How the Administration’s H-1B visa changes could affect colleges
(Excerpts from an Education Dive Article)
- The U.S. issues up to 85,000 H-1B visas annually; there is no limit on how many can be offered in the higher education field.
- The new rules, which the departments published in the Federal Register on Thursday, make several changes that could affect international students’ interest in U.S. colleges as well as institutions’ ability to recruit researchers and instructors, legal experts say.
- H-1B visas allows U.S. companies to temporarily employ foreign workers in specialty fields, which it defines as those requiring at least a bachelor’s degree, or its equivalent, and highly specialized knowledge. Under the new rules, H-1B visa applicants would be required to show a “direct relationship” between their degree and the job they’d be doing.
- Making that connection will be easy in some fields, such as law and medicine, the Homeland Security Department regulation notes. But for fields in which the link is “less readily apparent,” the rule states, the applicant may need to provide documentation, such as the coursework comprising their degree and their job responsibilities.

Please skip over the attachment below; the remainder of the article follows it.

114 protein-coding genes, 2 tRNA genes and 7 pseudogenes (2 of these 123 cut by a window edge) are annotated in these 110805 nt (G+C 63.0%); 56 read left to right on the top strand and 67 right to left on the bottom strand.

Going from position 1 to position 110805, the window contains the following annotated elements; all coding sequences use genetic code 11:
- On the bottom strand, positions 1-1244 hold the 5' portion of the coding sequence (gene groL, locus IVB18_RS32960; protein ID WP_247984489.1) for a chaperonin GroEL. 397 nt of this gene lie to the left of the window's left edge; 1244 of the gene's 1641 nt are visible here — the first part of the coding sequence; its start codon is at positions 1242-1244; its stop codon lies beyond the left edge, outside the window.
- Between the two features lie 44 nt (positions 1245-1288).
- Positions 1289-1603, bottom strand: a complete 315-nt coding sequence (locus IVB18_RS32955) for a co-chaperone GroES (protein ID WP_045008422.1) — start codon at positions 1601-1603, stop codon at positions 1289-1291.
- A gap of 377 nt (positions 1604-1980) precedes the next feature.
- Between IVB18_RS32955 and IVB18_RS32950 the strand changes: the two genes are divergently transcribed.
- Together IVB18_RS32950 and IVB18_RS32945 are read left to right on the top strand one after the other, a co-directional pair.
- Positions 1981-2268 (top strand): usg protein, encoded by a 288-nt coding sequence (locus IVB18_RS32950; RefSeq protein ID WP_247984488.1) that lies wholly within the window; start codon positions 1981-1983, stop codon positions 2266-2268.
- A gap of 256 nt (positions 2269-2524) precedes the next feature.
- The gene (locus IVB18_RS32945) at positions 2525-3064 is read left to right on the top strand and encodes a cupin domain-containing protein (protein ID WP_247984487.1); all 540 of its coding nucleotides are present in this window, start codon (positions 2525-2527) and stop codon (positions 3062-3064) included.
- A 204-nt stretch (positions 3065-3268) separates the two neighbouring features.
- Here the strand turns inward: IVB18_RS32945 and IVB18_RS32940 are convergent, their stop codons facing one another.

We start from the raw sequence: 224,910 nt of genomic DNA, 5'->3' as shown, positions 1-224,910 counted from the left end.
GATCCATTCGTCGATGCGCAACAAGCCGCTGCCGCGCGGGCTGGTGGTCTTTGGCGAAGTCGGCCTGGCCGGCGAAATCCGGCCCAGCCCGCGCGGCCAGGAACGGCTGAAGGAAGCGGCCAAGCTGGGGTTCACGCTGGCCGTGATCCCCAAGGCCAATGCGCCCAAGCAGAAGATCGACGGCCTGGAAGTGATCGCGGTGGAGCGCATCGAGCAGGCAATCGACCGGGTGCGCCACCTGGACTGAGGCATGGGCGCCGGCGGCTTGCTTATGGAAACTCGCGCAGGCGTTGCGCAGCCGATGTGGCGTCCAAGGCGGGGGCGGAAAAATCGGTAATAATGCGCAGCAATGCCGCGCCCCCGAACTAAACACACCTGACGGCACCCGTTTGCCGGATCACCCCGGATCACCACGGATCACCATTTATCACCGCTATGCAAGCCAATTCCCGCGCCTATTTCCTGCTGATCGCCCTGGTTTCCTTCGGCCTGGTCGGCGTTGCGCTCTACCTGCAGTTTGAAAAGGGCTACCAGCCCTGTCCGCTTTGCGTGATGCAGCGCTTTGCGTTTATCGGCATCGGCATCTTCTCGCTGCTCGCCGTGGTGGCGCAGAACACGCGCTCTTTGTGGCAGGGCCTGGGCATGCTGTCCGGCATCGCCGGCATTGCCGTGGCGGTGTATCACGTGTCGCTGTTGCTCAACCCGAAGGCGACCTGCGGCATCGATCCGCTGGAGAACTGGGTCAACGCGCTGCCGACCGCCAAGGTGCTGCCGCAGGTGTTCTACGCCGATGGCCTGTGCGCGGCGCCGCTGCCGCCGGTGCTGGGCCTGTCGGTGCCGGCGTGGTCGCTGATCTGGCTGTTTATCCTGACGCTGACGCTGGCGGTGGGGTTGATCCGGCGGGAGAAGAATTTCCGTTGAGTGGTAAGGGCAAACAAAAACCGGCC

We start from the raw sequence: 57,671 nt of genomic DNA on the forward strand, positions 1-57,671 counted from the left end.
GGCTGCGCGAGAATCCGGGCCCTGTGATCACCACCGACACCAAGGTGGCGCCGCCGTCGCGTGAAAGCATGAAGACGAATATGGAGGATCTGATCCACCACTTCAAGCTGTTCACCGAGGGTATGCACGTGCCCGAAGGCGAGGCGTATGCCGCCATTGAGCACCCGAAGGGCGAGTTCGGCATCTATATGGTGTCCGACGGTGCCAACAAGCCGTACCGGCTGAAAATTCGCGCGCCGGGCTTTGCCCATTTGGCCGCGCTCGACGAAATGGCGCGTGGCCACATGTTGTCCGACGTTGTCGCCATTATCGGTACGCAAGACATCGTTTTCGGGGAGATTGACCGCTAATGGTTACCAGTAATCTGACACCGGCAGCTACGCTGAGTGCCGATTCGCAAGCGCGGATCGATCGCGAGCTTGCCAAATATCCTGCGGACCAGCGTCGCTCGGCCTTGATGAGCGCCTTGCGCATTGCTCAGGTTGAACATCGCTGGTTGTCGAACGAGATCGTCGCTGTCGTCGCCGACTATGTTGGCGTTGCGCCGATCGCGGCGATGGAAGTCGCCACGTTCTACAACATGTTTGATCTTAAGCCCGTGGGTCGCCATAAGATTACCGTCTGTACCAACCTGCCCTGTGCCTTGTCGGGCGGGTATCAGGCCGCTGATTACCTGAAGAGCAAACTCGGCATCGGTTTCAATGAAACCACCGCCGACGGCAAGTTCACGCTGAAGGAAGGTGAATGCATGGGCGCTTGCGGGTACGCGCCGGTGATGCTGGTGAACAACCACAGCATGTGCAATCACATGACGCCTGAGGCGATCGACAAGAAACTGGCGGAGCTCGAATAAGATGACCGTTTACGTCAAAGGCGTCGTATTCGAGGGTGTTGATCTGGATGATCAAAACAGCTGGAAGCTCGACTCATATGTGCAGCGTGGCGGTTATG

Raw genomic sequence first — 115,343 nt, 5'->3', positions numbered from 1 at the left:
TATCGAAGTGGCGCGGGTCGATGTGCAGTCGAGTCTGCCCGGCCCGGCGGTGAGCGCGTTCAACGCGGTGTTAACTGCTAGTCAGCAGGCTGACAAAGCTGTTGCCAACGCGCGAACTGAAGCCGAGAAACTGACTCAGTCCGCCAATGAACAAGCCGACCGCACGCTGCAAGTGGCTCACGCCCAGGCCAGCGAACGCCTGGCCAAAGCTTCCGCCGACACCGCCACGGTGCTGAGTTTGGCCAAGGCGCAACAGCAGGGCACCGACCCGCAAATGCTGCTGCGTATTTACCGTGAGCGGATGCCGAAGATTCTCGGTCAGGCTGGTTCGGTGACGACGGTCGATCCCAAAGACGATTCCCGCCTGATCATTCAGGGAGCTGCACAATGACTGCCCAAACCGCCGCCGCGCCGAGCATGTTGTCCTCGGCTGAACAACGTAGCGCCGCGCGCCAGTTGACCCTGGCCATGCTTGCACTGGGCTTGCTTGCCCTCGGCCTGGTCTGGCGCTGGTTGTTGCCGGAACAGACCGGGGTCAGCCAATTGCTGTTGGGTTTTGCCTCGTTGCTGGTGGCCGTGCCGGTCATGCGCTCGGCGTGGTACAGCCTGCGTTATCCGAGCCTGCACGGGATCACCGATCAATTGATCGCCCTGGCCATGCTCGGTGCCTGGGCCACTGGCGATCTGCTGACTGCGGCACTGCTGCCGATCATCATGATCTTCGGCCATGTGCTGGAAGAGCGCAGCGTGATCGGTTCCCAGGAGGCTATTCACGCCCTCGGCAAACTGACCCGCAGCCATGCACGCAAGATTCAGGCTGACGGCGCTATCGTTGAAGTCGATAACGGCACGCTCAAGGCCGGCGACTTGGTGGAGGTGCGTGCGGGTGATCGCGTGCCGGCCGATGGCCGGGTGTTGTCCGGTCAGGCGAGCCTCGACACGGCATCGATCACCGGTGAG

- The Labor Department’s rule, meanwhile, increases how much employers must pay workers hired through the program. That stands to be “extremely problematic” for colleges as they contend with pandemic-induced budgetary problems, Spreitzer said.
- The Labor Department’s rule takes effect immediately and Homeland Security’s takes effect Dec. 7. The department pitched the changes as a way to protect U.S. workers, and said the pandemic’s economic impact gave them reason to forgo the typical comment period.